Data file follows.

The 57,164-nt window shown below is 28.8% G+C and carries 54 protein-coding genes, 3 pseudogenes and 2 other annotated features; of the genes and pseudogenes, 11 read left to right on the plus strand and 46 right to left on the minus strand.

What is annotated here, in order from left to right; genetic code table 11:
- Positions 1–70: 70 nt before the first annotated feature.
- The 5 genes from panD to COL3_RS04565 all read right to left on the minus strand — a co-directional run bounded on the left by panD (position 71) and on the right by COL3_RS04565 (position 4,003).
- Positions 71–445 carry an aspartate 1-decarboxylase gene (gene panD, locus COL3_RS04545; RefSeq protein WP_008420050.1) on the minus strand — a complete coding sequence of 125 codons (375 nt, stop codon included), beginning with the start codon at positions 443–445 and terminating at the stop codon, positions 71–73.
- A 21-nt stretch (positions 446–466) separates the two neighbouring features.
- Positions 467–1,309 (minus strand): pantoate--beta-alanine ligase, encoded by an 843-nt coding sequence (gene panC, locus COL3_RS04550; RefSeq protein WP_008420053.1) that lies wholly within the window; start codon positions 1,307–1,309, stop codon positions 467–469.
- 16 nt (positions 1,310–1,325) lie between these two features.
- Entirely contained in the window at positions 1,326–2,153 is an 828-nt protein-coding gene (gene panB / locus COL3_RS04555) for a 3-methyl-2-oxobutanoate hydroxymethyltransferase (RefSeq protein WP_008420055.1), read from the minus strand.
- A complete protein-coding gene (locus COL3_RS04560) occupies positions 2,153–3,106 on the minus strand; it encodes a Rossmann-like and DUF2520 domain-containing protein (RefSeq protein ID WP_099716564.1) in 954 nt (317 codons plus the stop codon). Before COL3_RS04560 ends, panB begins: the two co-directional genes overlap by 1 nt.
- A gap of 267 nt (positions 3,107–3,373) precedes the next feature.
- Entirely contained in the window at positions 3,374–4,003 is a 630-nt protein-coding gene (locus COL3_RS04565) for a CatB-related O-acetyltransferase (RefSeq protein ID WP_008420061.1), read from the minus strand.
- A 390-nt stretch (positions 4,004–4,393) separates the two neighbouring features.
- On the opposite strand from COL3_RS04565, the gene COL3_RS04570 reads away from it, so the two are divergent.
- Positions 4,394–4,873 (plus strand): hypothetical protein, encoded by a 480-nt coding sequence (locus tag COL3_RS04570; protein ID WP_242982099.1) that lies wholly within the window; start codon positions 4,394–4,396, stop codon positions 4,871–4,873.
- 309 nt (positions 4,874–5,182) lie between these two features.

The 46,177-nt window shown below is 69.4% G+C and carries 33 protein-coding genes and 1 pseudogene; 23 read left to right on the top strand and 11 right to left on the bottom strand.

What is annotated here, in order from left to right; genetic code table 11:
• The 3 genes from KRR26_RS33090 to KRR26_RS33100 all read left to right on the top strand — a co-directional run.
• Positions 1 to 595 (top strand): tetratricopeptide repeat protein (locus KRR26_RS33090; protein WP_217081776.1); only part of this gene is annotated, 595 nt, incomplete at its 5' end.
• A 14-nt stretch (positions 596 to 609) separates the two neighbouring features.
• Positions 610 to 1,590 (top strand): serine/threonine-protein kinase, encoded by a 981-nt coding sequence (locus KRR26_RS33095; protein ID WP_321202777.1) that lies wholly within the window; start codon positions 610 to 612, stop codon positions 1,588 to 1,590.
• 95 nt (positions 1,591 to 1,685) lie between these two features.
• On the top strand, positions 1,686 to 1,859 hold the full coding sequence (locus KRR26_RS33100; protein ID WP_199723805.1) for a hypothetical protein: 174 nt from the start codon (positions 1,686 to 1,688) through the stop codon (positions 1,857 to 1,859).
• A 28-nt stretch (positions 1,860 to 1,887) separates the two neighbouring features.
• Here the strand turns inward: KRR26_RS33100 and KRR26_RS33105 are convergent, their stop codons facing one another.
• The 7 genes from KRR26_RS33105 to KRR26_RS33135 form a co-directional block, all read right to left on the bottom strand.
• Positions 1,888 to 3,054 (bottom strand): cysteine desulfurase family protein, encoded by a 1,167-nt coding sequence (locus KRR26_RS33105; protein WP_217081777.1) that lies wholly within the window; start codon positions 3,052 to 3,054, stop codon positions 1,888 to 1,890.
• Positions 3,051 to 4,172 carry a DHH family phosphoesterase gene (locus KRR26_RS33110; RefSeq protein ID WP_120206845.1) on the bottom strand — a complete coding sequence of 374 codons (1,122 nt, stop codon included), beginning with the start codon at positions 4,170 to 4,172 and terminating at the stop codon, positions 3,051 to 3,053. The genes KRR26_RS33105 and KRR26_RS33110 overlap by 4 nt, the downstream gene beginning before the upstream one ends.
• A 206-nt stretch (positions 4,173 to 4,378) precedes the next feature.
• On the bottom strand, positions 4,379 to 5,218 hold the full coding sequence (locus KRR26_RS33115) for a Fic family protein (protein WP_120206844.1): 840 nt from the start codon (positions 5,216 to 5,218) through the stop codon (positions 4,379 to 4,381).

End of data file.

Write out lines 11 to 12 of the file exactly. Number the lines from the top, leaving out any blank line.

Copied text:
- A gap of 267 nt (positions 3,107–3,373) precedes the next feature.
- Entirely contained in the window at positions 3,374–4,003 is a 630-nt protein-coding gene (locus COL3_RS04565) for a CatB-related O-acetyltransferase (RefSeq protein ID WP_008420061.1), read from the minus strand.